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The Real Salade Nicoise [RECIPE]

July 19, 2017 Una Dimitrijevic 1 Comment

Summer is upon us, for those in the northern hemisphere at least, and the lucky ones will soon be jetting off to a beach-side holiday. The luckiest might even be on their way to the Côte d’Azur where it’s all about sun, sea and… salade niçoise of course!

Blending all the flavors of the Mediterranean, the unmissable and deceptively simple ‘Salada Nissarda’ (as it’s known in the local dialect) has generated a great amount of debate over the years. Some say that only one type of fish should ever be included, with your choice being limited to tuna or anchovies. Others despair at the sight of any form of cooked vegetable (usually potato or green bean). Passions are stirred when it comes to serving – should all the ingredients be mixed up in a salad bowl or delicately arranged on an oval plate? And it even seems that one of the ingredients I most associate with this salad – hard-boiled eggs – was only a later addition.


As far as anyone can make out, the first reference to this salad dates from Henri Heyraud’s 1903 cookbook “La Cuisine à Nice”. In it, he includes only artichoke hearts, olives, sweet peppers, tomatoes and anchovy fillets, along with a sauce composed of olive oil, vinegar, mustard and herbes de Provence. Since then, a host of ingredients have been hurled at various times and by various people onto this unassuming dish: green salad, spring onions, cucumbers, basil leaves, capers, fava beans, garlic, potatoes, and the list goes on.

Even the former Mayor of Nice, Jacques Médecin, who served from 1966 to 1990, published a book of local recipes “La Cuisine du Comté de Nice”, available in English as “Cuisine Niçoise: Recipes from a Mediterranean Kitchen”. This notoriously crooked Mayor (but admirable cook!), who was eventually sent to jail, began his description of the salade niçoise with these words: “Oh so many crimes have been committed in the name of this pure and fresh salad, made with tomatoes and raw vegetables, with only the eggs being cooked, prepared without vinegar, with the tomatoes salted three times and olive oil drizzled on top.”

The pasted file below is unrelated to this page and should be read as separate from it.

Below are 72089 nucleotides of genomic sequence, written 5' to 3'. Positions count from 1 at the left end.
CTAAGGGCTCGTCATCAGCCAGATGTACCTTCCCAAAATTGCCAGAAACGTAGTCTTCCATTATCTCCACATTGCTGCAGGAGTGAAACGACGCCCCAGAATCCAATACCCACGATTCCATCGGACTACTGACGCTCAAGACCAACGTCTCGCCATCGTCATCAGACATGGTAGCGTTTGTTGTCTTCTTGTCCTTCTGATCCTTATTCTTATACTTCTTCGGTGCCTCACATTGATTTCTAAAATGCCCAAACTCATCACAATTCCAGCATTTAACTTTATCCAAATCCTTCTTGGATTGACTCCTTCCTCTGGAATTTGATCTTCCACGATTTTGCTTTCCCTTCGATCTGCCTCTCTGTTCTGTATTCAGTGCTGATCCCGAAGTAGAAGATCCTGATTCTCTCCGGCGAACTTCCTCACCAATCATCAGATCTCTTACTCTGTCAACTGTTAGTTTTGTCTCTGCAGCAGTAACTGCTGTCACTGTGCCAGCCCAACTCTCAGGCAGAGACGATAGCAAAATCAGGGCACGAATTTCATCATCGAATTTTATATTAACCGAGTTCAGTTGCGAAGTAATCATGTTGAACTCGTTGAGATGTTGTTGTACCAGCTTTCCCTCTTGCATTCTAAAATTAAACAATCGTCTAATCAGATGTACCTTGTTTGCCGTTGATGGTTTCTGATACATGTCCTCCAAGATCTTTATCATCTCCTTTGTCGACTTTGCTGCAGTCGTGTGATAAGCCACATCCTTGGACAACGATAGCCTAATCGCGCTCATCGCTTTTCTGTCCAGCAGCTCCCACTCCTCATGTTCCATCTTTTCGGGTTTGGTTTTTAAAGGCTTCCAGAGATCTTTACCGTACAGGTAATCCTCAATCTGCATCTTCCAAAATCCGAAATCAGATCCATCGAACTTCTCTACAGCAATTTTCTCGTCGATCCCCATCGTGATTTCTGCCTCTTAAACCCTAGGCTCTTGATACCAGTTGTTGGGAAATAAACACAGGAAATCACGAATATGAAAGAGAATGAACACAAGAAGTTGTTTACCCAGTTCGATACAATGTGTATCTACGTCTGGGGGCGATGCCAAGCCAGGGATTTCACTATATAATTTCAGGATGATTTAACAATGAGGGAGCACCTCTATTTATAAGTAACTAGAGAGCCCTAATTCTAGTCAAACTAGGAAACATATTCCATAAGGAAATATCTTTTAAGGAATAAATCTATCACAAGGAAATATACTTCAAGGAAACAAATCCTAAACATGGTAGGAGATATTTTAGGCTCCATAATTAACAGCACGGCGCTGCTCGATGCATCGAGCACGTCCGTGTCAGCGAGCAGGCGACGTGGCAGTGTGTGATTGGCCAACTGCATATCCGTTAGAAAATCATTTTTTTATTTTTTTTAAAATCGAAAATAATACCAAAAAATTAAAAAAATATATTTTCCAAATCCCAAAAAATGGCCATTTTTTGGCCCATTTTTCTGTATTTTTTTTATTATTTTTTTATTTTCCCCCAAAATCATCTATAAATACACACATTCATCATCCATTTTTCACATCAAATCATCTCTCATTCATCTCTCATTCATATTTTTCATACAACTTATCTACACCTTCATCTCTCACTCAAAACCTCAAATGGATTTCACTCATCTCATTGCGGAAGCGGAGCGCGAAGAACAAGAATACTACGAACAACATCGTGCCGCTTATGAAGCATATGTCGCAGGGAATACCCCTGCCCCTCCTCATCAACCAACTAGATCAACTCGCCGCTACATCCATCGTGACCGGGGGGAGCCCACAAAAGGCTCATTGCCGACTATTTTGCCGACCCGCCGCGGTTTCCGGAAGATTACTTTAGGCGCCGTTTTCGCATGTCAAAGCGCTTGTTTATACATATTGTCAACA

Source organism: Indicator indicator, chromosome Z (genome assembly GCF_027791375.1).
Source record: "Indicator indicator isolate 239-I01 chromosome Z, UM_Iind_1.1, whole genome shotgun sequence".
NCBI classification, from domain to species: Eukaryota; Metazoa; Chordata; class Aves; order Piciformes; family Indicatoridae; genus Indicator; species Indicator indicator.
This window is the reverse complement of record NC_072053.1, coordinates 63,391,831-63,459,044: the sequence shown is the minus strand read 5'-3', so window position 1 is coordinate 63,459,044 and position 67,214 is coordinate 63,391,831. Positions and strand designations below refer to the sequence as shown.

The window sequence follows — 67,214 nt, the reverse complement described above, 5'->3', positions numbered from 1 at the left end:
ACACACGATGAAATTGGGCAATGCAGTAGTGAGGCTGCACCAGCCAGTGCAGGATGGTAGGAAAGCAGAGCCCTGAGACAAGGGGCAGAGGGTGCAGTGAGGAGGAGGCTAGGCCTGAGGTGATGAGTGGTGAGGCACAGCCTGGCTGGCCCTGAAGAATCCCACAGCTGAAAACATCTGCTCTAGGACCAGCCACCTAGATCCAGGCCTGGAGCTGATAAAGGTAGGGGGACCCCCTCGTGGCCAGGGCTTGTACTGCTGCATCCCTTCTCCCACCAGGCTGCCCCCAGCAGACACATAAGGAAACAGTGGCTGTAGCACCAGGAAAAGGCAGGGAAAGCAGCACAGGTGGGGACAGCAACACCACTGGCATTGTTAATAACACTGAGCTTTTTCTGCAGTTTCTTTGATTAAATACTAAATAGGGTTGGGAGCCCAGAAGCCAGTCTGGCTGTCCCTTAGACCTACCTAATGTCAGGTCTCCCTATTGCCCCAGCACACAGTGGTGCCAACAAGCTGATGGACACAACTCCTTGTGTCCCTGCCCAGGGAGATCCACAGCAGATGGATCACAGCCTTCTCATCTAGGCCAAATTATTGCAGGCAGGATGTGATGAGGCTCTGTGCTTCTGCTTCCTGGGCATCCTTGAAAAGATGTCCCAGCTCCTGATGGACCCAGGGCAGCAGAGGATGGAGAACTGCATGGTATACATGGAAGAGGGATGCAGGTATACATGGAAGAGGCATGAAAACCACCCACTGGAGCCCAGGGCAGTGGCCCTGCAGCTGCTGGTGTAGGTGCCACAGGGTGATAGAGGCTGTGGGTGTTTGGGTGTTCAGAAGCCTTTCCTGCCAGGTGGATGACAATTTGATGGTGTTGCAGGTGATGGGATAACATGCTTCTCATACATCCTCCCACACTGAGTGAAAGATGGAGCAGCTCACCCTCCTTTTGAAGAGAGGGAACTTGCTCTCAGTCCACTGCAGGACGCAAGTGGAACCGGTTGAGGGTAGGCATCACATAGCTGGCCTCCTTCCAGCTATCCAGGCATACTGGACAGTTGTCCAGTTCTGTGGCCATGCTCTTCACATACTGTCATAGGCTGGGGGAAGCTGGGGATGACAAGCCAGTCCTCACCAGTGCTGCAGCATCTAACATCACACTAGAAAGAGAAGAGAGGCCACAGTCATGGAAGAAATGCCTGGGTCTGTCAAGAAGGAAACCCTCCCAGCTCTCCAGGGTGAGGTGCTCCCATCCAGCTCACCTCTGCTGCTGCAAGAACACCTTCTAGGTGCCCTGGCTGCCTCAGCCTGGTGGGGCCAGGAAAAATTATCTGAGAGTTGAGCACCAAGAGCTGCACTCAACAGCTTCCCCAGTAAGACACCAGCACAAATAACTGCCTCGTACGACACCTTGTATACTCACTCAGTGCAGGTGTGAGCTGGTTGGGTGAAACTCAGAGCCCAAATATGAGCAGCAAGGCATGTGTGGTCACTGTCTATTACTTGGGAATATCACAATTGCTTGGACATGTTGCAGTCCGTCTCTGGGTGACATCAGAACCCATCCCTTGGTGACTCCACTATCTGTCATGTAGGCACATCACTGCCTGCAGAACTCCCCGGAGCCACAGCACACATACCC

Frankly, I could eat a salade niçoise every day overlooking that sparkling azure coastline and each time it would be different. French chefs like to experiment, they like to do a little something special to make their dish stand out, and if you ask me, so should you. So don’t worry too much about the purists, don’t get lost in the online debates about the color of your tomatoes and the shape of your serving dish. Just find the freshest ingredients that you can, those that remind you most of warm summers by the sea, and blend them gently together while reminiscing about your last holiday in Provence.

salad nicoise recipe


Serves 2 as a main course
(the originals)
6 preserved artichoke hearts, quartered
12 black olives
1 sweet pepper, thinly sliced
4 tomatoes
8 salted anchovies (or 1 can of tuna, or both!)

(the additions)
a large handful of thin French beans, cooked firm
2 free-range eggs, hard-boiled and sliced
a small head of crispy lettuce or mesclun salad
2 small cooked potatoes, diced
1 small cucumber, sliced
1 small spring onion, chopped
2 small, young cloves of garlic, peeled and crushed
a handful of basil leaves
a few sprigs of flat-leaf parsley, chopped

The dressing
100ml (1/2 cup) extra virgin olive oil
2 tbsp red wine vinegar
a little Dijon mustard if you wish
salt, pepper
rosemary and/or other fresh herbs to your liking


The salade niçoise often calls for the tomatoes to be peeled and drained. If you decide to do this, cut a tiny cross in the skin at the round end of the tomatoes and dunk them into boiling water. After 30 seconds or so remove them and peel away the skins. Cut the tomatoes into quarters and remove the liquid inside. This will allow your salad to keep in the fridge for longer without going soggy. Chop the tomatoes into thin slices.

The artichokes, anchovies and tuna should be well drained of their oil before being mixed in with the other ingredients. If using salted anchovies, rinse them, pull away the bones and check for stray whiskers.

In a small bowl, prepare a vinaigrette by whisking the vinegar and mustard together with a bit of garlic and some salt, pepper, and rosemary, then drizzling in the olive oil.

Rub a large plate or bowl with the other garlic clove.

Place a bed of mesclun or lettuce into the dish.

Arrange tomatoes, peppers, artichokes, anchovies, olives, and any other ingredients you decide to use over the salad.

Pour the vinaigrette on top and garnish with basil or parsley.

Leave to cool in the fridge, serve cold with crusty bread.

Enjoy whilst overlooking the shore!


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Una Dimitrijevic

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